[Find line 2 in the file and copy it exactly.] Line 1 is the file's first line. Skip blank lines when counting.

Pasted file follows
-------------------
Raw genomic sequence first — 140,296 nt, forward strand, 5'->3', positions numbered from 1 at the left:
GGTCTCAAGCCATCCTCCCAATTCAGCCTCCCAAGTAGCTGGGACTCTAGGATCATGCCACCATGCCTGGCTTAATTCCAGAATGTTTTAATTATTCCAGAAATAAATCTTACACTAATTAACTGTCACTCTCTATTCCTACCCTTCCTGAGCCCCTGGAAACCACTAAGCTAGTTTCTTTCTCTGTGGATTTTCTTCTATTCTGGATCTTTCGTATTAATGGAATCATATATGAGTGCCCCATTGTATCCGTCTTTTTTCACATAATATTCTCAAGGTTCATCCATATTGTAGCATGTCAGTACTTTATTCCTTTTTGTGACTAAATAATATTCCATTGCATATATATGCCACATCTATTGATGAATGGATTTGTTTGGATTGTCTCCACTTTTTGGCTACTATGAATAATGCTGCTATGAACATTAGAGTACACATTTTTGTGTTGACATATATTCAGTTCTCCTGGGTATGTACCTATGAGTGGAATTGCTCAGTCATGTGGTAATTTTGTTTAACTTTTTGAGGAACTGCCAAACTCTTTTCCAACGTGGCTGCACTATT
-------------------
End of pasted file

GGTCTCAAGCCATCCTCCCAATTCAGCCTCCCAAGTAGCTGGGACTCTAGGATCATGCCACCATGCCTGGCTTAATTCCAGAATGTTTTAATTATTCCAGAAATAAATCTTACACTAATTAACTGTCACTCTCTATTCCTACCCTTCCTGAGCCCCTGGAAACCACTAAGCTAGTTTCTTTCTCTGTGGATTTTCTTCTATTCTGGATCTTTCGTATTAATGGAATCATATATGAGTGCCCCATTGTATCCGTCTTTTTTCACATAATATTCTCAAGGTTCATCCATATTGTAGCATGTCAGTACTTTATTCCTTTTTGTGACTAAATAATATTCCATTGCATATATATGCCACATCTATTGATGAATGGATTTGTTTGGATTGTCTCCACTTTTTGGCTACTATGAATAATGCTGCTATGAACATTAGAGTACACATTTTTGTGTTGACATATATTCAGTTCTCCTGGGTATGTACCTATGAGTGGAATTGCTCAGTCATGTGGTAATTTTGTTTAACTTTTTGAGGAACTGCCAAACTCTTTTCCAACGTGGCTGCACTATT